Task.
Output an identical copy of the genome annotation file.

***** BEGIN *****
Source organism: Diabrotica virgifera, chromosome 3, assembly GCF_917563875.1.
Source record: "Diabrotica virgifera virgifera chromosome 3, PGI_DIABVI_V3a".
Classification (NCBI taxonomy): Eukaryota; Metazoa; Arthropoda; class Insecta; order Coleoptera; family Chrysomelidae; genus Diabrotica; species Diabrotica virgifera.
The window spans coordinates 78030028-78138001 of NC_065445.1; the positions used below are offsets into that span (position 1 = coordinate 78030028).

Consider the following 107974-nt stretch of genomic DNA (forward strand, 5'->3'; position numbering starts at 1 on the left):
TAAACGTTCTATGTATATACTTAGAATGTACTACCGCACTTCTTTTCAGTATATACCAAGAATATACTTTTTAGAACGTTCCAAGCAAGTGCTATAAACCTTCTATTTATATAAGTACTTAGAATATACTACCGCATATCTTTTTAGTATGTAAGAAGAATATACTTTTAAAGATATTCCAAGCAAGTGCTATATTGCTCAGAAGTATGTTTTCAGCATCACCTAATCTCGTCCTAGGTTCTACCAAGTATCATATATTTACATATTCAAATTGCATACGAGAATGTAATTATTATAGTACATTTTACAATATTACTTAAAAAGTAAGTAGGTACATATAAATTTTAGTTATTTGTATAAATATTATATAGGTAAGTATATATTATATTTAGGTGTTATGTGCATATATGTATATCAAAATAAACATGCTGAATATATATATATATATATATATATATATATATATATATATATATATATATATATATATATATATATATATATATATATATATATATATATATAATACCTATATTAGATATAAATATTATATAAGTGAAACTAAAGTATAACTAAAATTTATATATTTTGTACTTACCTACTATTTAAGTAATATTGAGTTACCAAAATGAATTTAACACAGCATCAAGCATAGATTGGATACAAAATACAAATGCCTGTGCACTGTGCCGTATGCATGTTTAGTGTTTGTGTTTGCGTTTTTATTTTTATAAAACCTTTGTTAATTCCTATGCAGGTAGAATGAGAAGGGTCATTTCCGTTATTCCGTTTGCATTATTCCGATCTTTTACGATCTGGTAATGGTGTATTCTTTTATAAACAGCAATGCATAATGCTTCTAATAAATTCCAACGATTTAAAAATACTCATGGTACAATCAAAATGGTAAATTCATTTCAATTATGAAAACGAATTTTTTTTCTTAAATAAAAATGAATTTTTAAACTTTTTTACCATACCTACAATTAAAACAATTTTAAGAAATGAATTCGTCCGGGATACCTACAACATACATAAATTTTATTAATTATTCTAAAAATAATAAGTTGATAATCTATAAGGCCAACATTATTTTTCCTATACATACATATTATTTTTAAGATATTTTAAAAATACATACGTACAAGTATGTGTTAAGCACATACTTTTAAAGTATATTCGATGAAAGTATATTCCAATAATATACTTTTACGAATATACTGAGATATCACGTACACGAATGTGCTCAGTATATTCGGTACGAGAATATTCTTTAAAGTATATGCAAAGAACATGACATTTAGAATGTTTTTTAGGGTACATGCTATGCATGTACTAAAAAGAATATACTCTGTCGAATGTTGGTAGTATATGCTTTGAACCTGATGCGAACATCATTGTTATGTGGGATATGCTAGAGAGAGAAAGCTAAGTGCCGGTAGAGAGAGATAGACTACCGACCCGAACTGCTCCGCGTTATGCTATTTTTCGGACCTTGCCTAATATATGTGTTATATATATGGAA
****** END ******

Source organism: Diabrotica virgifera, chromosome 3, assembly GCF_917563875.1.
Source record: "Diabrotica virgifera virgifera chromosome 3, PGI_DIABVI_V3a".
Classification (NCBI taxonomy): Eukaryota; Metazoa; Arthropoda; class Insecta; order Coleoptera; family Chrysomelidae; genus Diabrotica; species Diabrotica virgifera.
The window spans coordinates 78030028-78138001 of NC_065445.1; the positions used below are offsets into that span (position 1 = coordinate 78030028).

Consider the following 107974-nt stretch of genomic DNA (forward strand, 5'->3'; position numbering starts at 1 on the left):
TAAACGTTCTATGTATATACTTAGAATGTACTACCGCACTTCTTTTCAGTATATACCAAGAATATACTTTTTAGAACGTTCCAAGCAAGTGCTATAAACCTTCTATTTATATAAGTACTTAGAATATACTACCGCATATCTTTTTAGTATGTAAGAAGAATATACTTTTAAAGATATTCCAAGCAAGTGCTATATTGCTCAGAAGTATGTTTTCAGCATCACCTAATCTCGTCCTAGGTTCTACCAAGTATCATATATTTACATATTCAAATTGCATACGAGAATGTAATTATTATAGTACATTTTACAATATTACTTAAAAAGTAAGTAGGTACATATAAATTTTAGTTATTTGTATAAATATTATATAGGTAAGTATATATTATATTTAGGTGTTATGTGCATATATGTATATCAAAATAAACATGCTGAATATATATATATATATATATATATATATATATATATATATATATATATATATATATATATATATATATATATATATATATATATATATATATAATACCTATATTAGATATAAATATTATATAAGTGAAACTAAAGTATAACTAAAATTTATATATTTTGTACTTACCTACTATTTAAGTAATATTGAGTTACCAAAATGAATTTAACACAGCATCAAGCATAGATTGGATACAAAATACAAATGCCTGTGCACTGTGCCGTATGCATGTTTAGTGTTTGTGTTTGCGTTTTTATTTTTATAAAACCTTTGTTAATTCCTATGCAGGTAGAATGAGAAGGGTCATTTCCGTTATTCCGTTTGCATTATTCCGATCTTTTACGATCTGGTAATGGTGTATTCTTTTATAAACAGCAATGCATAATGCTTCTAATAAATTCCAACGATTTAAAAATACTCATGGTACAATCAAAATGGTAAATTCATTTCAATTATGAAAACGAATTTTTTTTCTTAAATAAAAATGAATTTTTAAACTTTTTTACCATACCTACAATTAAAACAATTTTAAGAAATGAATTCGTCCGGGATACCTACAACATACATAAATTTTATTAATTATTCTAAAAATAATAAGTTGATAATCTATAAGGCCAACATTATTTTTCCTATACATACATATTATTTTTAAGATATTTTAAAAATACATACGTACAAGTATGTGTTAAGCACATACTTTTAAAGTATATTCGATGAAAGTATATTCCAATAATATACTTTTACGAATATACTGAGATATCACGTACACGAATGTGCTCAGTATATTCGGTACGAGAATATTCTTTAAAGTATATGCAAAGAACATGACATTTAGAATGTTTTTTAGGGTACATGCTATGCATGTACTAAAAAGAATATACTCTGTCGAATGTTGGTAGTATATGCTTTGAACCTGATGCGAACATCATTGTTATGTGGGATATGCTAGAGAGAGAAAGCTAAGTGCCGGTAGAGAGAGATAGACTACCGACCCGAACTGCTCCGCGTTATGCTATTTTTCGGACCTTGCCTAATATATGTGTTATATATATGGAA